USC visits MADWORKSHOP at Dwell on Design!

June 26, 2017
By: Ron Mackovich


Tiny shelter built by architecture students could offer a solution to homelessness

Sample house is built with materials from the streets and alleys of L.A., then raffled off to benefit rescue mission

Students work on tiny house
Jeremy Carman, Jayson Champlain and Belinda Pak work on a small shelter for the homeless. (USC Photo/Ron Mackovich)

Scraps of wood, appliance parts, a garage door and other odds and ends were hammered and screwed together by USC School of Architecture students. Their finished product: a portable shelter to help the homeless.

Measuring about 6-by-7½ feet, it’s just big enough for a bed, desk, chair and a few personal belongings. Wheels make it movable, while windows let in lots of daylight.

“We’re building a home out of reclaimed garbage, and we let the pieces we find on the street drive the project,” said USC student Jeremy Carman, who hauled scavenged materials in his truck to the Los Angeles Convention Center for the four-day project.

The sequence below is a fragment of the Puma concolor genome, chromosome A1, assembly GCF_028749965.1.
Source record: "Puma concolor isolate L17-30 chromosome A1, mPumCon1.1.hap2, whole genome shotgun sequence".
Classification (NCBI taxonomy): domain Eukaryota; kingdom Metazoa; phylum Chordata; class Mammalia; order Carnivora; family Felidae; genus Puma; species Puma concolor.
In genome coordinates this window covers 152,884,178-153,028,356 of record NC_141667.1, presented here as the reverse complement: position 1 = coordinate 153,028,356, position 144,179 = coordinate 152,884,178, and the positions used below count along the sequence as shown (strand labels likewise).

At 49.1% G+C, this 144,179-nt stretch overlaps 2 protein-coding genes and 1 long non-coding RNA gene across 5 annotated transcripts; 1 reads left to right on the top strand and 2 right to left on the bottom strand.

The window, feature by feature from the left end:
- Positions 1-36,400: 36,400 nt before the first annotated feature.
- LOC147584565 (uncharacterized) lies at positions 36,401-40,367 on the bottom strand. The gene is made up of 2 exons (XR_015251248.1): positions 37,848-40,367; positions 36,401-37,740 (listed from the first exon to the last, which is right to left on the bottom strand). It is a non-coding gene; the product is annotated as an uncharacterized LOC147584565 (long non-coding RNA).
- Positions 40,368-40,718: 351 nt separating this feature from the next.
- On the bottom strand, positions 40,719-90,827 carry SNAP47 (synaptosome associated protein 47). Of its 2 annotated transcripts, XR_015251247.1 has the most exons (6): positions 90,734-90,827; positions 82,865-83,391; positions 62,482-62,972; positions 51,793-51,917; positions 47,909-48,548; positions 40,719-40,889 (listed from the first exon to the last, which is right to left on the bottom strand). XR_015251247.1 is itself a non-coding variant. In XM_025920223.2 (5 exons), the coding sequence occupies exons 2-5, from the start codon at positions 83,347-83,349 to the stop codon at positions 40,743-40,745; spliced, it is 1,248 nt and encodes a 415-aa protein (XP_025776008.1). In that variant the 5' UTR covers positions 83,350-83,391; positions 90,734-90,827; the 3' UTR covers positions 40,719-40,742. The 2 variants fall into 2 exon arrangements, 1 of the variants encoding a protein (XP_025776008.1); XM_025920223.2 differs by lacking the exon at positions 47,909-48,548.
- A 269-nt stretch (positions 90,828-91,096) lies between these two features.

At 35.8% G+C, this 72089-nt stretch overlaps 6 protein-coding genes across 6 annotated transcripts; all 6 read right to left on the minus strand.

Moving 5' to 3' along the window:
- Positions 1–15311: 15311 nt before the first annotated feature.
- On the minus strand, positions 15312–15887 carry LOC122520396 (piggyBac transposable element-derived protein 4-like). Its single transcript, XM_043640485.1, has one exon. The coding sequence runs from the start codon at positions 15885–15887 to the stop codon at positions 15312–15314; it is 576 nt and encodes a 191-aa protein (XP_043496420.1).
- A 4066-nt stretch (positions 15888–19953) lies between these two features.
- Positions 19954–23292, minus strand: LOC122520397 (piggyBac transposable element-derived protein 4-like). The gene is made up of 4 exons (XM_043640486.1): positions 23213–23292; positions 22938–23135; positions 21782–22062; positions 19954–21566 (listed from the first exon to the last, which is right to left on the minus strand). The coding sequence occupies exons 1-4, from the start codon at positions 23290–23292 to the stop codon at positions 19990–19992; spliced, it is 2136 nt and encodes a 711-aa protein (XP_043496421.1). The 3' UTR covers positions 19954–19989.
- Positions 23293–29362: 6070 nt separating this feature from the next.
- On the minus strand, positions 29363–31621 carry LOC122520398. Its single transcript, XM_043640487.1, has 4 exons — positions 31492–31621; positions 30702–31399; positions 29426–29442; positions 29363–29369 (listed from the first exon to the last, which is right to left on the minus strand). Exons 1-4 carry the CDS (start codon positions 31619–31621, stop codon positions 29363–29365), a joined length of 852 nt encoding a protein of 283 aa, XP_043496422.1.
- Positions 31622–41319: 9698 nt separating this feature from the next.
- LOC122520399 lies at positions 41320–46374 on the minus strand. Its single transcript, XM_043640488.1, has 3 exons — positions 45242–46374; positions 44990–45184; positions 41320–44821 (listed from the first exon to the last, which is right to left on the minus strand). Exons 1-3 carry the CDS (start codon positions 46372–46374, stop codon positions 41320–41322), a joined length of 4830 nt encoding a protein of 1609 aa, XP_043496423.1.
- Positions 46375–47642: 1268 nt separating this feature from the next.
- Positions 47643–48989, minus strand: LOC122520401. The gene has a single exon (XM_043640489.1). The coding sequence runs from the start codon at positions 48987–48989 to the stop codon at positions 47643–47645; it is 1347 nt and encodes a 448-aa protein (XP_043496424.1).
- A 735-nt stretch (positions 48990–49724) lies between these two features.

The shelter was raffled off to benefit the Hope of the Valley Rescue Mission and Homes for Hope, a project led by USC School of Architecture lecturer Sofia Borges and Assistant Professor R. Scott Mitchell.

“This shows the students what they can do as architects,” Mitchell said, “because sometimes problems like homelessness are overwhelming.”

Mitchell and Borges have overseen student construction of other tiny houses and sleeping structures as part of the Madworkshop Homeless Studio at the School of Architecture. Their goal is mass production of structurally certified, stackable, dormitory-style units that can be assembled into emergency stabilization communities in Los Angeles, where nearly 58,000 people are homeless. Designed for 90- to 180-day stays, those communities would serve as a bridge to permanent housing.

The latest unit was built at Dwell on Design, an annual design exhibition, and had a simpler goal: to raise awareness about homelessness and connect architecture students directly to solutions.

“When they started, the kids had no construction skills,” Mitchell said. “Now they can find materials, repurpose them and visualize what to do with those and that’s very important to their architectural education.”

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